: Press Releases




“Closing Space for Civil Society and Media in East Africa: Forging a Collaborative Response”

23 February 2018 (Nairobi, Kenya)

We, more than 60 civil society organisation and media representatives from Kenya, Tanzania and Uganda working on human rights, democratic development, transparency, digital media, women and youth empowerment, legal aid, litigation and other issues of public interest are gathered in Nairobi to express our firm resolve to stand together in solidarity as civil society and media.

We will remain vigilant against threats to civic space. We commit to collaborate and provide support to each other through individual and joint efforts at the national and regional levels to combat shrinking space.

We note with concern a trend of closing civic space in the three East African countries characterized by increasing impunity. This has been evidenced by repressive tactics perpetrated by state and non-state actors, including among others:

  • Intimidation of and reprisals against journalists and activists through smear campaigns, arrests, detention and disappearances;
  • Enactment of restrictive laws and policies;
  • Disregard for the rule of law such as the continued failure in Kenya to operationalize the PBO Act despite several court orders;
  • Constraining financing of civil society organisations and media;
  • Curtailment of civil society’s and media’s freedom of movement and ability to freely operate especially in electoral contexts;
  • Restrictions on access to information through banning of newspapers and shutting down of media outlets and civil society organisations as has happened in Tanzania;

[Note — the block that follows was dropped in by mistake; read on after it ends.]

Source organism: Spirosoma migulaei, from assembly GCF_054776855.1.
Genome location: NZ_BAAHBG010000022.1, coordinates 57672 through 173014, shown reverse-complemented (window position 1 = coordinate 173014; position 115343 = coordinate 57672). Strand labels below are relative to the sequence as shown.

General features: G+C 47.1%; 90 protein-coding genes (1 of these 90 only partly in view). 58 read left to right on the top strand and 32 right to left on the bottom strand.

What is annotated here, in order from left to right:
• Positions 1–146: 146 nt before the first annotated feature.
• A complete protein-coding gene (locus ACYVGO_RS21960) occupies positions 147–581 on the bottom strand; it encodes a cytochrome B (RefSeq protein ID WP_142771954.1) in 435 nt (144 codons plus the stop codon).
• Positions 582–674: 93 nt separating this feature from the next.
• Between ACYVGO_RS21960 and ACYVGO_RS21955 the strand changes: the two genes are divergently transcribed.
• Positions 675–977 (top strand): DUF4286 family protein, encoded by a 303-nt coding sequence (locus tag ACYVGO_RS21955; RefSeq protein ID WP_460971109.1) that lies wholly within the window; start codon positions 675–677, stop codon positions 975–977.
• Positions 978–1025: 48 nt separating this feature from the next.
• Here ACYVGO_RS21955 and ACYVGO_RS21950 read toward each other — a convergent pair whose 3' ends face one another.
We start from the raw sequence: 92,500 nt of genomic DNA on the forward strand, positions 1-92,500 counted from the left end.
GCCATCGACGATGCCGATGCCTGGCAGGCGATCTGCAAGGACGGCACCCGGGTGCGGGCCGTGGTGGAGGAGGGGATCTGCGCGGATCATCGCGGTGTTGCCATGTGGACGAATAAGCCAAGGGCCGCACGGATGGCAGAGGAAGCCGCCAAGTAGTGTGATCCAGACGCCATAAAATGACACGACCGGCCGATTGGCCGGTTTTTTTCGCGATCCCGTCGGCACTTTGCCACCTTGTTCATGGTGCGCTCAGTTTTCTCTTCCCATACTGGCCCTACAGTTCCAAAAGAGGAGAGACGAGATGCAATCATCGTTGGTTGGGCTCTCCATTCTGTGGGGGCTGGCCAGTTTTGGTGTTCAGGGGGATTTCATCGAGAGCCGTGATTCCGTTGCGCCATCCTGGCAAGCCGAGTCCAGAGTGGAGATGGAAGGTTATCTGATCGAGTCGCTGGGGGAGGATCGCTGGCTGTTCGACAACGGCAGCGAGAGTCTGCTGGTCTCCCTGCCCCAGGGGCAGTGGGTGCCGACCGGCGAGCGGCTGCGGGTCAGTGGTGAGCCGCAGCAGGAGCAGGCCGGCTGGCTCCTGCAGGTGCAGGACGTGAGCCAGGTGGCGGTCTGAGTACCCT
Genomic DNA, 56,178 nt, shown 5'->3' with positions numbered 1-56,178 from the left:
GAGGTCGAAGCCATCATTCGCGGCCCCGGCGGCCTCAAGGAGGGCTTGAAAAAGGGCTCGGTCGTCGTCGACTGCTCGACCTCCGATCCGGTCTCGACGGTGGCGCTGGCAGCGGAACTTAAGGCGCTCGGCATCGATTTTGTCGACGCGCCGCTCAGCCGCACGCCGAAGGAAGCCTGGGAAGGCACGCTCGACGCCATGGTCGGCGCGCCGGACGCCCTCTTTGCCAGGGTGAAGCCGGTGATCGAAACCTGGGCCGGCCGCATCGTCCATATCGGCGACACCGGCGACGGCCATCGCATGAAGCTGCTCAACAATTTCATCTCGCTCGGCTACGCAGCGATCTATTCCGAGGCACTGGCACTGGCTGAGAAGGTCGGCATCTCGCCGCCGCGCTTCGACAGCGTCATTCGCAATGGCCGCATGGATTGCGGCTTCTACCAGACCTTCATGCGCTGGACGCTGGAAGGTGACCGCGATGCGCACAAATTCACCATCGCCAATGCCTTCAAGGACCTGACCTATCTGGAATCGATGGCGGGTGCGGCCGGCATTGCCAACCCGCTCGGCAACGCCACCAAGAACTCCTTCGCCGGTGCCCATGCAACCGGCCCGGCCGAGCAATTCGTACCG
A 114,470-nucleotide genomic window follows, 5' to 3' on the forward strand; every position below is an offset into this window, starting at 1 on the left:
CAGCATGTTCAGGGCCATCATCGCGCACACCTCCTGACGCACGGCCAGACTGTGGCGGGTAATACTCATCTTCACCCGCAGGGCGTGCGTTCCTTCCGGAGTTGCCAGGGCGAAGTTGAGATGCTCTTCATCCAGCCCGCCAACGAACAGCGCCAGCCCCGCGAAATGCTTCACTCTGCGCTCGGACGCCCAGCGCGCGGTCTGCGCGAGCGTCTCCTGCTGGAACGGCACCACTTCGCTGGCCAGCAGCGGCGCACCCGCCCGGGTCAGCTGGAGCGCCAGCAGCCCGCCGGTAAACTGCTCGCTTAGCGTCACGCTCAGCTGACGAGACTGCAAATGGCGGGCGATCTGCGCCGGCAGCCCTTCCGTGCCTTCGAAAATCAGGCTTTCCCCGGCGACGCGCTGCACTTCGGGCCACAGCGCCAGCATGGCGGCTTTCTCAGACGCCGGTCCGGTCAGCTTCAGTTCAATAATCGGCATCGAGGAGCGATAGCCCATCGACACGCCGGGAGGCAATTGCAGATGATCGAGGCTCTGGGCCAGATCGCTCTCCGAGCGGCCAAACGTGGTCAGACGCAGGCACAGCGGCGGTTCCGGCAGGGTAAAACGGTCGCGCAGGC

• Surveillance of activists and journalists in physical and digital spaces;
  • Criminalization of dissent;
  • Use of excessive force to disperse peaceful protests and demonstrations;
  • intimidation of the judiciary and other governance and oversight institutions that should be independent; and
  • Harassment of civil society organisations by raids, break-ins, confiscation of documents and equipment as has been experienced in Uganda.

We are cognizant that shrinking civic space is not unique to the region but is contextualised by the decline in democratic ideals globally. Governments seem to adopt repressive tactics from each other and use similar justifications to shrink civic space including national security prerogatives and promotion of accountability within the media and civil society sectors.

Further, as civic space advocates, we note that a repressed civic environment adversely affects not only civil society organisations, the media and ultimately other sectors, but also the ordinary citizen, and leads to cultural, economic, political and social decline of a society.

As a coalition, we have identified areas in which joint interventions are necessary and have developed regional strategies and interventions to maintain and claim civic space. We resolve: